The Curse of Halston

Once, Halston was synonymous with iconic design and the sexiest women; then came mass-market and what some describe as "the curse." Kate Betts on a glamorous, but jinxed life in fashion.

Leonard McCombe, Time & Life Pictures / Getty Images

Leonard McCombe, Time & Life Pictures / Getty Images

Jackie's Milliner

Born in Iowa in 1932, Roy Halston Frowick learned to sew from his mother and got his start in the fashion business as a milliner. His first big break came when Jacqueline Kennedy wore one of his pillbox hats to her husband’s presidential inauguration in 1961. Bianca Jagger, Liza Minnelli, Babe Paley and Elizabeth Taylor would go on to wear his designs, but Halston himself struggled personally and professionally for much of his life.

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Emperor of Studio 54

If only Halston had been as good at running a business as he was at designing clothes and hanging out at nightclubs. His chic, minimalist, “Ultrasuede” dresses were a hit with the fashion set, and he became the “ Emperor of Studio 54,” falling in with Andy Warhol and getting into drugs. In 1972, Newsweek named him the “best designer in America.” But his business faltered in the year that followed, as he refused to hire assistants and often failed to meet deadlines. In 1973, he was forced to sell the rights to his own name to Norton Simon Industries.

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The End of Halston

Even as Halston’s style was defining a generation, his business was slipping away from him. He refused to allow his name on anything he didn’t design himself—a restriction that severely limited his line through the 1970s. In 1983, his bosses at Norton Simon Industries asked Halston to design a down-market line for J.C. Penney, and he obliged. But the decision had drastic consequences, leading Bergdorf Goodman to drop his line. His business relations deteriorated from there. The following year, his bosses locked him out of the office after a tantrum; in 1984, he was fired for good. He lived the rest of his short life in self-imposed exile and died in 1990 of complications from AIDS.

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Duke Takes Charge

After Halston, a quick succession of designers—five total in 13 years—have tried to restore the brand to its former glory. The first of these was Randolph Duke, who took over as head designer in 1997 after stints at Jantzen and Anne Cole and lasted just a year in the post. "I design the sort of modern clothing I think Halston would be making today, if he were alive,” he told an interviewer shortly after taking over. “And he wouldn't still be doing Ultrasuede. He'd be into microfibres.”

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Quick Succession

Next up was Kevan Hall, a designer from Detroit who told Ebony magazine that when he first came East, “I wasn’t part of the fabric of the New York fashion world.” In this and every other way, Hall bore little resemblance to the original Halston. He was a family man, spending his free time with his children, instead of swinging from the chandeliers with Bianca Jagger. He lasted two years. His successor, Craig Natiello, lasted another two years, and then the brand fell into dormancy.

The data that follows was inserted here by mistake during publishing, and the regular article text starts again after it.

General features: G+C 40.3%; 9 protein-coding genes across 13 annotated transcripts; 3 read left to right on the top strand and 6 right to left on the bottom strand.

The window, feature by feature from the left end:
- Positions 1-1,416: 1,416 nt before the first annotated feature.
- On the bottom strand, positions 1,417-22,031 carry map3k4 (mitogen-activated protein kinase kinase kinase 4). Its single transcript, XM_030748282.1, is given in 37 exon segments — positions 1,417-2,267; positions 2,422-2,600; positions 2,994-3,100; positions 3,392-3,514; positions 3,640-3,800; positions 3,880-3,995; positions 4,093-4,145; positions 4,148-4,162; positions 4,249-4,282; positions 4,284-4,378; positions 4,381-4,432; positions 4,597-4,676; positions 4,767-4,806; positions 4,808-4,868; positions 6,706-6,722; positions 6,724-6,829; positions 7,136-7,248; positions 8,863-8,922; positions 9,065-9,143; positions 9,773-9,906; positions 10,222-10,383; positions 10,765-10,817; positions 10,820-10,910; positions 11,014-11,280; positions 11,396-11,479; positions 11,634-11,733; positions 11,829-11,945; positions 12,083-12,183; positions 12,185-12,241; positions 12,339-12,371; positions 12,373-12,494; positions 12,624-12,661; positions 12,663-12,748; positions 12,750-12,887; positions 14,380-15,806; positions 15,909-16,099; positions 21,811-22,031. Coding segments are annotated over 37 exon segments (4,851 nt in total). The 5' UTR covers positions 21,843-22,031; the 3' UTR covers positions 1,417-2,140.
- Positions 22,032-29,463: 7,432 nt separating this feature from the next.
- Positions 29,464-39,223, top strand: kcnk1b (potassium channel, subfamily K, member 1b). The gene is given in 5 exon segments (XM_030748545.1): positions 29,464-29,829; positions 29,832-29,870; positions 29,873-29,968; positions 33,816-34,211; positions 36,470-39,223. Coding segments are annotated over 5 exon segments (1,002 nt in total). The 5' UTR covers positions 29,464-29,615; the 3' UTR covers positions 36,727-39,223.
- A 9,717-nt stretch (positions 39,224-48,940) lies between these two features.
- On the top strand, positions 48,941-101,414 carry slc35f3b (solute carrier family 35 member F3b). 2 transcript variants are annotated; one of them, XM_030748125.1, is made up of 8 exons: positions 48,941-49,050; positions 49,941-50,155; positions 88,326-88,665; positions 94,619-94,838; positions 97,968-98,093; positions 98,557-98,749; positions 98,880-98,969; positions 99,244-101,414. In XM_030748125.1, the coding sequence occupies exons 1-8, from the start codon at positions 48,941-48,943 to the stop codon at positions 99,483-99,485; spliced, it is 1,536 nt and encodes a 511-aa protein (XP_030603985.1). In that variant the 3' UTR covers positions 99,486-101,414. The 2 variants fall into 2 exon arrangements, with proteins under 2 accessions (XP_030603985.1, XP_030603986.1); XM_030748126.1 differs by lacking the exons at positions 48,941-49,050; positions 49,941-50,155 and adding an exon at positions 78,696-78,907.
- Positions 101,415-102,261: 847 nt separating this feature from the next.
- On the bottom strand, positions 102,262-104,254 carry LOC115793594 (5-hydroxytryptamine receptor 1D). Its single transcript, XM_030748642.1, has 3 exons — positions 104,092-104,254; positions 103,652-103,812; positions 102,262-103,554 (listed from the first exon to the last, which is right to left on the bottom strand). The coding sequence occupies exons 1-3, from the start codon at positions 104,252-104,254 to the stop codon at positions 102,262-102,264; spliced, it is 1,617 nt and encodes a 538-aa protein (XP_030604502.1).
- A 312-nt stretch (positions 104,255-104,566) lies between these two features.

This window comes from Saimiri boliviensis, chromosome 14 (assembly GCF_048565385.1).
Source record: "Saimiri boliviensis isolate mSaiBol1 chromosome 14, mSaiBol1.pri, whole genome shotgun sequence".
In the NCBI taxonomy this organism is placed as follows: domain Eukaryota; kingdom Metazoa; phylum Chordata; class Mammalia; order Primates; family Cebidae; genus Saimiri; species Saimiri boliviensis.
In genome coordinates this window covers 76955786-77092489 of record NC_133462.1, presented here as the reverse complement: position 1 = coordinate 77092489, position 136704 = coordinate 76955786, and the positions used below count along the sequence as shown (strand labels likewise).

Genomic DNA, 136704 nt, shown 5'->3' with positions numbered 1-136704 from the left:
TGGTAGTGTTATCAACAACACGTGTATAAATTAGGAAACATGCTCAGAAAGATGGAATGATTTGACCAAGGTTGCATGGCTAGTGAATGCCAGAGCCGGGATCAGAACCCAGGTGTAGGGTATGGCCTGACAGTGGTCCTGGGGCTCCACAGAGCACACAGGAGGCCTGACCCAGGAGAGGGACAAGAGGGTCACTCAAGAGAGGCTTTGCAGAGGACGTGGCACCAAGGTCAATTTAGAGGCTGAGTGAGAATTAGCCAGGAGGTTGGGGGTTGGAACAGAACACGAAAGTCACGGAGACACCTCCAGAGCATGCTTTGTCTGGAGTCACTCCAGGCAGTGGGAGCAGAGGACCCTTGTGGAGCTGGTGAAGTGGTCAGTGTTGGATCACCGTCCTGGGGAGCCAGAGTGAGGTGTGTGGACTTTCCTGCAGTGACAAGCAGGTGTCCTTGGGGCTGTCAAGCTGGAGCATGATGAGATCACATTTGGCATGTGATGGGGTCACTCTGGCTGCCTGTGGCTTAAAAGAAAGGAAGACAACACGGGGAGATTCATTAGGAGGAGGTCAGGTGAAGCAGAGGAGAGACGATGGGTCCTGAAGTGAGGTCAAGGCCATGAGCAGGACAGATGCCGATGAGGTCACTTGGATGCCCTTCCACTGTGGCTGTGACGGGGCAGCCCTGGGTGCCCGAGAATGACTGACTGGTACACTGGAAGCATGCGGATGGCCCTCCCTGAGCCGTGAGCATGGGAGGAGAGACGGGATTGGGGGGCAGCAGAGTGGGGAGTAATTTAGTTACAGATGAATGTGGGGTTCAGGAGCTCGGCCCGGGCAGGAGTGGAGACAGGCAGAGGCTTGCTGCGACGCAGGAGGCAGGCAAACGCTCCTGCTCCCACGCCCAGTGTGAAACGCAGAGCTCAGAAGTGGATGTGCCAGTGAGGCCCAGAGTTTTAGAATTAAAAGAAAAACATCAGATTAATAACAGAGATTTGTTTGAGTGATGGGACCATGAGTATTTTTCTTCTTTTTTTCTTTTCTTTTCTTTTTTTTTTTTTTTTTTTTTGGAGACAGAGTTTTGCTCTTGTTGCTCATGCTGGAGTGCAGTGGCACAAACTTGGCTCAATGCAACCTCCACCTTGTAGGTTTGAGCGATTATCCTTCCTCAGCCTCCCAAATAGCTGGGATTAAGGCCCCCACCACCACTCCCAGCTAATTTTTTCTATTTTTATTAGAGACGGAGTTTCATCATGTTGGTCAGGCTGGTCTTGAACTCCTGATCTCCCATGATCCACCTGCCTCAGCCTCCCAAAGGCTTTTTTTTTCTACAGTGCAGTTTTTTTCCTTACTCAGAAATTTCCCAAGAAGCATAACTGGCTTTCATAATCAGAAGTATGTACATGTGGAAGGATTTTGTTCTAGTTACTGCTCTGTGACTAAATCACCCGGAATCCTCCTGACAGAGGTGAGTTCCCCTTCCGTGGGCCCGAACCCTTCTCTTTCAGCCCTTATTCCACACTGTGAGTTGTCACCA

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Weinstein Comes In

In 2008, media mogul Harvey Weinstein teamed with Jimmy Choo founder Tamara Mellon to revive Halston, purchasing the company for $22 million, with a significant investment from private equity firm Hilco Consumer Capital. Weinstein lured hotshot 35-year-old designer Marco Zanini away from Versace and brought on celebrity stylist Rachel Zoe as an adviser. “I like his effect of stripping down and stripping down a garment of anything that isn’t necessary without it becoming boring,” Mr. Zanini said of the original designer, shortly after joining Halston. He was fired after a year on the job.

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Halston Today

The latest brave souls to try to measure up are British design darling Marios Schwab, who joined the Halston label as creative director in 2009, and the actress Sarah Jessica Parker, who became the face of Halston last fall and joined Halston Heritage as its designer in January of this year. "It's a dream--to bring your creative force to a different brand. I love Halston,” Schwab told Vogue. We share a very similar frame of simplicity and elegance as well as the technical approach. I've been an admirer for a long time."

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Dresses in the Halston Spring 2011 presentation were arranged around the room by color; red dresses on one side, white on the other. We spent a few moments circumambulating the designs before we realized the models themselves were separated by color too: Asian-American models were in one corner in ivory; African-American models in another corner in black. We promptly found Marios Schwab to ask about what he intended by this segregation: “They all look like arrangements of flowers,” Schwab said, citing the “wild orchid flower” as the inspiration for his collection. “You have the white section, the black section, the coral section. I love the way it looks with the different skin tones.”